Here, there, and everywhere




Anyone who has read J. R. R. Tolkien’s “The Lord of the Rings,” Arthur Conan Doyle’s Sherlock Holmes books, or J. M. Barrie’s “Peter Pan and Wendy,” no doubt has a map inside their head of where these iconic characters travel to in their adventures, from Middle Earth to the streets of London to Neverland. At the Boston Public Library central branch’s “Literary Landscapes” exhibit, in the Norman B. Leventhal Map Center, you can see these places as imagined by various artists. The exhibit of 40 maps covers a variety of fictional genres, including the above as well as “A Map of Narnia and the Surrounding Countries,” “The Voyage of the Pequod from the Book Moby-Dick by Herman Melville,” and “Map of the Countries Near to the Land of Oz.” Through October. 617-536-5400,


If you can’t travel to Asia to celebrate the Lunar New Year, head to the Museum of Fine Arts on Feb. 21 instead. Free admission and a full slate of events are planned to ring in the Year of the Goat. Highlights include a Chinese Lion Dance parade through the galleries, with a performance by Gund Kwok, the only Asian women’s dance troupe in New England; 30-minute guided tours featuring masterpieces from the Asian art collections; and interactive demonstrations of Gong-Fu, a form of Chinese martial arts, by children from the Chinese Culture Connection. Other activities, such as storytelling, painting Zodiac animals on scrolls, and paper art-making are among the family-friendly events going on throughout the day. 617-267-9300,



This year marks the 102d anniversary of the 3,000 Yoshino cherry trees presented by the mayor of Tokyo to the City of Washington as a “memorial of national friendship between the United States and Japan.” Each year, the nation’s capital celebrates with the three-week-long National Cherry Blossom Festival (pictured at right), which kicks off this year on March 20, and boasts everything from a grand parade to fireworks to a kite festival. Of course, area hotels and restaurants all offer themed specials, but the Fairmont Washington, D.C., Georgetown’s Cherry Blossom Package includes discounts for Segway and bike tours, an ideal way to get around town to see the blossoms and evade the thousands of visitors in town for the festivities. Available March 1-May 31. Rates start at $259.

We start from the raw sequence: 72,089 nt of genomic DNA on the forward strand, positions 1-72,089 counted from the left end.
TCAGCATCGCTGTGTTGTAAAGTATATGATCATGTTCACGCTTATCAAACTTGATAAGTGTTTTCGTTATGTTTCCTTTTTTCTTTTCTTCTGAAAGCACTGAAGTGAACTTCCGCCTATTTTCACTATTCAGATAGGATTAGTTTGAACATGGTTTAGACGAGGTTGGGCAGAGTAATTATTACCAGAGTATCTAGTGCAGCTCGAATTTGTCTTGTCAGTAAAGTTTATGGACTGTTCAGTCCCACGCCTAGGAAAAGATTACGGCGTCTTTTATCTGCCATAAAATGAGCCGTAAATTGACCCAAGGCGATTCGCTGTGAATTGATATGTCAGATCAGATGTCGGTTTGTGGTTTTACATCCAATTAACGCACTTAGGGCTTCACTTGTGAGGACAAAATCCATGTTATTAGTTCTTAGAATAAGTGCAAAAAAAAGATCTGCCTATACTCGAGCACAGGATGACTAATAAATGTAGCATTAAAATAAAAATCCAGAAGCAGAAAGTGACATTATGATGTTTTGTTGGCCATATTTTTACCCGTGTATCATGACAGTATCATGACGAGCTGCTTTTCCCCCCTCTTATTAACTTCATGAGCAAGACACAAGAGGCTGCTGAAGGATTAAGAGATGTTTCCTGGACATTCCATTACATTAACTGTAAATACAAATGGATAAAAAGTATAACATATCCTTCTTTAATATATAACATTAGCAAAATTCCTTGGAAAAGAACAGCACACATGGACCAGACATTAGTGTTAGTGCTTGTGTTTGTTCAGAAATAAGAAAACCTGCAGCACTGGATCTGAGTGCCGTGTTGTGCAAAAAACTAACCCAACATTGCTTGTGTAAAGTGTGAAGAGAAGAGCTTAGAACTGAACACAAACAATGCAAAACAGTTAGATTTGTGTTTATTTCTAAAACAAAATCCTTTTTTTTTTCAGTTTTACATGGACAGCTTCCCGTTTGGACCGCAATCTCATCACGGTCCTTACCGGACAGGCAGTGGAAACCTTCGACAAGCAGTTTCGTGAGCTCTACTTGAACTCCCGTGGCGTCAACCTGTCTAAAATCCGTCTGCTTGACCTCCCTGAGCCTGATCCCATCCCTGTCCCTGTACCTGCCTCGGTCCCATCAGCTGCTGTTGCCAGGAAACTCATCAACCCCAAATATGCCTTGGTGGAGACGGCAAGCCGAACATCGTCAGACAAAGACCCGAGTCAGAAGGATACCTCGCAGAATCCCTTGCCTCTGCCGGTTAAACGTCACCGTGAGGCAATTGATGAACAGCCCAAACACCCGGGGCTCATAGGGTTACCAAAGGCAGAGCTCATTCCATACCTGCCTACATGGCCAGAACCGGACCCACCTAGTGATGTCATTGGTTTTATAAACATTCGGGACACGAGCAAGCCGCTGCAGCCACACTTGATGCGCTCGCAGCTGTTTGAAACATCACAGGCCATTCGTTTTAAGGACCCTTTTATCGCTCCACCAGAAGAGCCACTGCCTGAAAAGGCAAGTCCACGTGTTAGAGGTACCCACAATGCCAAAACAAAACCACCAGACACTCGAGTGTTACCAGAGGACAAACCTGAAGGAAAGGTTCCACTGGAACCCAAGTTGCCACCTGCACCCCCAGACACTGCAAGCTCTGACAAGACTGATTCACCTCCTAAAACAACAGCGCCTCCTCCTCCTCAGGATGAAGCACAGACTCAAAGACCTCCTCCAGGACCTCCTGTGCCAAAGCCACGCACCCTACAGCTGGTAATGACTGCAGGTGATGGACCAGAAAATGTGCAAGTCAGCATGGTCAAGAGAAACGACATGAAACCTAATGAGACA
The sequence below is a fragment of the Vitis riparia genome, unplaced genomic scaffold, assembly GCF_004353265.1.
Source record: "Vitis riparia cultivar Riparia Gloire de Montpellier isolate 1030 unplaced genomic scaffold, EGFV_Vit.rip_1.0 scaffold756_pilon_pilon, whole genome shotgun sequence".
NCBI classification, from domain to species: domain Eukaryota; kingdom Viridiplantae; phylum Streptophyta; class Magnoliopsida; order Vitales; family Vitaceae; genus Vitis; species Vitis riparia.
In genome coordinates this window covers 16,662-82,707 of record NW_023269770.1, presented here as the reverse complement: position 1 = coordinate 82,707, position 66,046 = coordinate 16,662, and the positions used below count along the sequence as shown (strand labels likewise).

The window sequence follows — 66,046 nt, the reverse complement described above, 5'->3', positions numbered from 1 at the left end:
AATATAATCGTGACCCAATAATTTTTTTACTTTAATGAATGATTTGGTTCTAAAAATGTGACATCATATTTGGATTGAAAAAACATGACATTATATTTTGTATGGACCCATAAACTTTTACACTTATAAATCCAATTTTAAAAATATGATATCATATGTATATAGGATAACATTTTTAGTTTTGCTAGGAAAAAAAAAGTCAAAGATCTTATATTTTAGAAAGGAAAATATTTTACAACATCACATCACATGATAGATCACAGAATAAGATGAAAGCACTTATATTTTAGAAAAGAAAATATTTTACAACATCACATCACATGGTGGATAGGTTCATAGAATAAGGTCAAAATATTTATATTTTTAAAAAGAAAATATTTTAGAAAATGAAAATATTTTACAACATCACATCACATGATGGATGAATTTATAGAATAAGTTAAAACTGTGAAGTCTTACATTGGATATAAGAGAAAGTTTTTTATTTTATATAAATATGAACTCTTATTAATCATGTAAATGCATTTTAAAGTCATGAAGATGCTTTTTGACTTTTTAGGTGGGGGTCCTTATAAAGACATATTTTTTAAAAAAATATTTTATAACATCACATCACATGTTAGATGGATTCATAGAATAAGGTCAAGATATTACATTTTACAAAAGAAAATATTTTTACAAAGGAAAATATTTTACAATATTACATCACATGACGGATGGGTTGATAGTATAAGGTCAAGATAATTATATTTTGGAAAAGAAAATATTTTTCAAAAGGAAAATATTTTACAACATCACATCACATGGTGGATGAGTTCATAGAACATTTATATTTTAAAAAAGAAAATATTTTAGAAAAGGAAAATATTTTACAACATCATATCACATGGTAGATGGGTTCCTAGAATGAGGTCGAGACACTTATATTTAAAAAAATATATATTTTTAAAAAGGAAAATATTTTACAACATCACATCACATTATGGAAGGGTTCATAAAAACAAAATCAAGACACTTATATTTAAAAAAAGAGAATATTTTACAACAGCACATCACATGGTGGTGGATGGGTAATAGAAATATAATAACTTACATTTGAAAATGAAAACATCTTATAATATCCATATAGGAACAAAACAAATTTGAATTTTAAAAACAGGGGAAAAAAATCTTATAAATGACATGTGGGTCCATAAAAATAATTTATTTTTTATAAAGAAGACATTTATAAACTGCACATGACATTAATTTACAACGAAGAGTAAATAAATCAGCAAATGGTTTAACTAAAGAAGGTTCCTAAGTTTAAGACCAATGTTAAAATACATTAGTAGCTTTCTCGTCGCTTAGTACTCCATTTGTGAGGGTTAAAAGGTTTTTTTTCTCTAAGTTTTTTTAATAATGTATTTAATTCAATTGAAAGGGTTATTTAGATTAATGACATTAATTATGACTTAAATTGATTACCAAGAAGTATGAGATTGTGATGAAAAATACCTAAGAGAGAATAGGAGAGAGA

800-441-1414 or www.fair



Philadelphia is home to the country’s first horticultural society, the Pennsylvania Horticultural Society, founded in 1827. Two years later, the organization held the Philadelphia Flower Show, an event that’s still a spring highlight almost two centuries later. This year, the theme is “Celebrate the Movies” and floral and garden designers are using Disney and Disney Pixar films as inspiration for exhibits. Displays will cover movies such as “Cars,” “Frozen” and “Maleficent.” Homage will also be paid to 1920s movie palaces, with columns of trees and grand chandeliers dripping with blossoms. Visitors will enter through an Art Deco theater facade topped with a marquee of flowers and lights in blazing neon colors. Feb. 28-March 8. 215-988-8800,



Gociety, a social network for people who love the outdoors, just launched in Boston. The free website and app (pictured above), developed by former Skiing magazine staffers, connects you with like-minded adventurous people, whether you’re at home or traveling (more locations are constantly being added). You’re unlikely to walk up to a stranger and invite them adventuring. Gociety lets you introduce yourself first. You can log on and post your plan for any activity, like a weekend ride or an after-work run, as well as search for what other members are up to (you can filter by region or activity). Once you see a plan that looks like fun, you can request to join it.


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Armchair travelers have one more reason to stay home: Try the World brings the flavors of the globe straight to their doorsteps. The company sends a gourmet box with seven to 10 full-size goodies from a different destination every two months, with the promise to “capture the essence” of places such as France, Italy, Brazil, and Japan. It works with local chefs and other specialists to find unique items; each box includes a card describing the items, plus a culture guide with music, movies, recipes, and more. The price ranges from $33-$39, depending on whether you prepay or not (shipping is free). If you don’t want to commit to a box, visit the website to shop for a variety of international artisanal foods.